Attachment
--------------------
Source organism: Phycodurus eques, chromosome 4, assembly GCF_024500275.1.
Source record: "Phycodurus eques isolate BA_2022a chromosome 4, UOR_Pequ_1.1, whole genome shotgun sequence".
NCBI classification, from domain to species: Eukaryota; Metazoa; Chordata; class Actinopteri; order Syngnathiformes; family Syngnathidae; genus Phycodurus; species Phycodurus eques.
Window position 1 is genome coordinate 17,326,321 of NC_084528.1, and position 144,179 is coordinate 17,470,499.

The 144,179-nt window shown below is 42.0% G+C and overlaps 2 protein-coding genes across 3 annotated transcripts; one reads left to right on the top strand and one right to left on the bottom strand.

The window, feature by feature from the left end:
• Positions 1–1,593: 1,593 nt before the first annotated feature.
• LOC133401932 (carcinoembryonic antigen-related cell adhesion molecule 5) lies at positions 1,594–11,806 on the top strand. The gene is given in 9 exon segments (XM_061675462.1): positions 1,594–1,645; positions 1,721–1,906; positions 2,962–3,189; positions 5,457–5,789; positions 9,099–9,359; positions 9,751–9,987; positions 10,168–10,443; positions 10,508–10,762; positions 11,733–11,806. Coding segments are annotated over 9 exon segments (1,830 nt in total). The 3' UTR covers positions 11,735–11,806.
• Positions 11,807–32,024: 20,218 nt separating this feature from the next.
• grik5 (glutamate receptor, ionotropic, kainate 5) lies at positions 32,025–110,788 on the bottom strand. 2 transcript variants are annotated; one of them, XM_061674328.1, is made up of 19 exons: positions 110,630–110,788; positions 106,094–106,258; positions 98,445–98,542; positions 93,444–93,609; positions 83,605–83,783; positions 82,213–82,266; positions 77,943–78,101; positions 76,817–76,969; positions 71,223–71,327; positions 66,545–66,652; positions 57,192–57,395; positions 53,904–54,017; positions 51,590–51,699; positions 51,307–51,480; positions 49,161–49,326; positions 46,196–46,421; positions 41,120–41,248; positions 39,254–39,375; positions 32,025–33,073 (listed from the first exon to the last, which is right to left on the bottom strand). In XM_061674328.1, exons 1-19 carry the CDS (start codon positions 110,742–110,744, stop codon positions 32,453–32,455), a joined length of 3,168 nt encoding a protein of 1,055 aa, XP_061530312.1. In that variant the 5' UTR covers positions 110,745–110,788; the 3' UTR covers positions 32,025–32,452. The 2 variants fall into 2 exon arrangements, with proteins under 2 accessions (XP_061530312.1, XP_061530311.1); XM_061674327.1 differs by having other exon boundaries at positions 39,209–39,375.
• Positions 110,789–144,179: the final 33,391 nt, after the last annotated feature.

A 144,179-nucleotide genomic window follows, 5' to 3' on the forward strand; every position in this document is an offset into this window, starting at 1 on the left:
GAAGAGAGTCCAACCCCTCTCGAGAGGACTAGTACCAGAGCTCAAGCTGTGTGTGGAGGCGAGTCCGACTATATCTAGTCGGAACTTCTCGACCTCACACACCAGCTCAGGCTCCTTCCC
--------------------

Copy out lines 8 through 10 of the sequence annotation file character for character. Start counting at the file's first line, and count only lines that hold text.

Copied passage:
• LOC133401932 (carcinoembryonic antigen-related cell adhesion molecule 5) lies at positions 1,594–11,806 on the top strand. The gene is given in 9 exon segments (XM_061675462.1): positions 1,594–1,645; positions 1,721–1,906; positions 2,962–3,189; positions 5,457–5,789; positions 9,099–9,359; positions 9,751–9,987; positions 10,168–10,443; positions 10,508–10,762; positions 11,733–11,806. Coding segments are annotated over 9 exon segments (1,830 nt in total). The 3' UTR covers positions 11,735–11,806.
• Positions 11,807–32,024: 20,218 nt separating this feature from the next.
• grik5 (glutamate receptor, ionotropic, kainate 5) lies at positions 32,025–110,788 on the bottom strand. 2 transcript variants are annotated; one of them, XM_061674328.1, is made up of 19 exons: positions 110,630–110,788; positions 106,094–106,258; positions 98,445–98,542; positions 93,444–93,609; positions 83,605–83,783; positions 82,213–82,266; positions 77,943–78,101; positions 76,817–76,969; positions 71,223–71,327; positions 66,545–66,652; positions 57,192–57,395; positions 53,904–54,017; positions 51,590–51,699; positions 51,307–51,480; positions 49,161–49,326; positions 46,196–46,421; positions 41,120–41,248; positions 39,254–39,375; positions 32,025–33,073 (listed from the first exon to the last, which is right to left on the bottom strand). In XM_061674328.1, exons 1-19 carry the CDS (start codon positions 110,742–110,744, stop codon positions 32,453–32,455), a joined length of 3,168 nt encoding a protein of 1,055 aa, XP_061530312.1. In that variant the 5' UTR covers positions 110,745–110,788; the 3' UTR covers positions 32,025–32,452. The 2 variants fall into 2 exon arrangements, with proteins under 2 accessions (XP_061530312.1, XP_061530311.1); XM_061674327.1 differs by having other exon boundaries at positions 39,209–39,375.